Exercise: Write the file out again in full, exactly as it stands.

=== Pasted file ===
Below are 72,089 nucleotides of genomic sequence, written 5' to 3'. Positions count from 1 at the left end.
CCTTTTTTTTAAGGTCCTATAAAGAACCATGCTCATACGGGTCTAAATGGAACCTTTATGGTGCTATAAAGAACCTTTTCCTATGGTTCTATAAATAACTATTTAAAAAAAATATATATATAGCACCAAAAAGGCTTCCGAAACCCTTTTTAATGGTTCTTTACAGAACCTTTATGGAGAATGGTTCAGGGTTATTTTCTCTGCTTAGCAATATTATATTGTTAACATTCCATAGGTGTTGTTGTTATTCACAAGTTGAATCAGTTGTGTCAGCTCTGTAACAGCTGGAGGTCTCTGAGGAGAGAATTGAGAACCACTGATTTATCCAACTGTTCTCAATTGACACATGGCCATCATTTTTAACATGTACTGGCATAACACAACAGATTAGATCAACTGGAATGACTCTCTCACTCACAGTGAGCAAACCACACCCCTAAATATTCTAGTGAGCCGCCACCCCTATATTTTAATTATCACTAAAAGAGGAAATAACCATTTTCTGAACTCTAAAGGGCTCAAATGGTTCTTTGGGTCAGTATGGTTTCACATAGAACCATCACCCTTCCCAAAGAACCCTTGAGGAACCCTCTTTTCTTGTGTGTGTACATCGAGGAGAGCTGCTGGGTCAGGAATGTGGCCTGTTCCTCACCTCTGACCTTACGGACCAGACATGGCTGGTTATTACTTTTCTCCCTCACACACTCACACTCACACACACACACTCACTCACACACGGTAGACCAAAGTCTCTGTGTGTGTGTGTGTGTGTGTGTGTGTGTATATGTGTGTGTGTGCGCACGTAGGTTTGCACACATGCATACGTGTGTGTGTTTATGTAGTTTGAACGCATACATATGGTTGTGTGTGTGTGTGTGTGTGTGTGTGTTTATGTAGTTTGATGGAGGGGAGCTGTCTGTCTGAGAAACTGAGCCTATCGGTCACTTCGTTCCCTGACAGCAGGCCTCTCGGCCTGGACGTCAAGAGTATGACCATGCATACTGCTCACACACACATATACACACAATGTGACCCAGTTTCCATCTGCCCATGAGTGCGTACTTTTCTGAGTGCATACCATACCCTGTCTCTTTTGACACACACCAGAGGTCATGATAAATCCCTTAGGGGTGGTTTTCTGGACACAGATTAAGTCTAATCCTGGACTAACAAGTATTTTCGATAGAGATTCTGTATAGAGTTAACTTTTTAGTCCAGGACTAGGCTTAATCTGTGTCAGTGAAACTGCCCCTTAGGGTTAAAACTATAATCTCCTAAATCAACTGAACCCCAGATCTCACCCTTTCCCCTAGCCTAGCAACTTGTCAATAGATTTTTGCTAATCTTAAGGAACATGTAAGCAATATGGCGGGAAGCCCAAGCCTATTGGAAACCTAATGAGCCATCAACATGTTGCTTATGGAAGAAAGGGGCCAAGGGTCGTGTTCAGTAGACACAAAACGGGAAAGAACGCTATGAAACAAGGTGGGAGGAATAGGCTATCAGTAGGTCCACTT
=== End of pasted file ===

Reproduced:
Below are 72,089 nucleotides of genomic sequence, written 5' to 3'. Positions count from 1 at the left end.
CCTTTTTTTTAAGGTCCTATAAAGAACCATGCTCATACGGGTCTAAATGGAACCTTTATGGTGCTATAAAGAACCTTTTCCTATGGTTCTATAAATAACTATTTAAAAAAAATATATATATAGCACCAAAAAGGCTTCCGAAACCCTTTTTAATGGTTCTTTACAGAACCTTTATGGAGAATGGTTCAGGGTTATTTTCTCTGCTTAGCAATATTATATTGTTAACATTCCATAGGTGTTGTTGTTATTCACAAGTTGAATCAGTTGTGTCAGCTCTGTAACAGCTGGAGGTCTCTGAGGAGAGAATTGAGAACCACTGATTTATCCAACTGTTCTCAATTGACACATGGCCATCATTTTTAACATGTACTGGCATAACACAACAGATTAGATCAACTGGAATGACTCTCTCACTCACAGTGAGCAAACCACACCCCTAAATATTCTAGTGAGCCGCCACCCCTATATTTTAATTATCACTAAAAGAGGAAATAACCATTTTCTGAACTCTAAAGGGCTCAAATGGTTCTTTGGGTCAGTATGGTTTCACATAGAACCATCACCCTTCCCAAAGAACCCTTGAGGAACCCTCTTTTCTTGTGTGTGTACATCGAGGAGAGCTGCTGGGTCAGGAATGTGGCCTGTTCCTCACCTCTGACCTTACGGACCAGACATGGCTGGTTATTACTTTTCTCCCTCACACACTCACACTCACACACACACACTCACTCACACACGGTAGACCAAAGTCTCTGTGTGTGTGTGTGTGTGTGTGTGTGTGTATATGTGTGTGTGTGCGCACGTAGGTTTGCACACATGCATACGTGTGTGTGTTTATGTAGTTTGAACGCATACATATGGTTGTGTGTGTGTGTGTGTGTGTGTGTGTTTATGTAGTTTGATGGAGGGGAGCTGTCTGTCTGAGAAACTGAGCCTATCGGTCACTTCGTTCCCTGACAGCAGGCCTCTCGGCCTGGACGTCAAGAGTATGACCATGCATACTGCTCACACACACATATACACACAATGTGACCCAGTTTCCATCTGCCCATGAGTGCGTACTTTTCTGAGTGCATACCATACCCTGTCTCTTTTGACACACACCAGAGGTCATGATAAATCCCTTAGGGGTGGTTTTCTGGACACAGATTAAGTCTAATCCTGGACTAACAAGTATTTTCGATAGAGATTCTGTATAGAGTTAACTTTTTAGTCCAGGACTAGGCTTAATCTGTGTCAGTGAAACTGCCCCTTAGGGTTAAAACTATAATCTCCTAAATCAACTGAACCCCAGATCTCACCCTTTCCCCTAGCCTAGCAACTTGTCAATAGATTTTTGCTAATCTTAAGGAACATGTAAGCAATATGGCGGGAAGCCCAAGCCTATTGGAAACCTAATGAGCCATCAACATGTTGCTTATGGAAGAAAGGGGCCAAGGGTCGTGTTCAGTAGACACAAAACGGGAAAGAACGCTATGAAACAAGGTGGGAGGAATAGGCTATCAGTAGGTCCACTT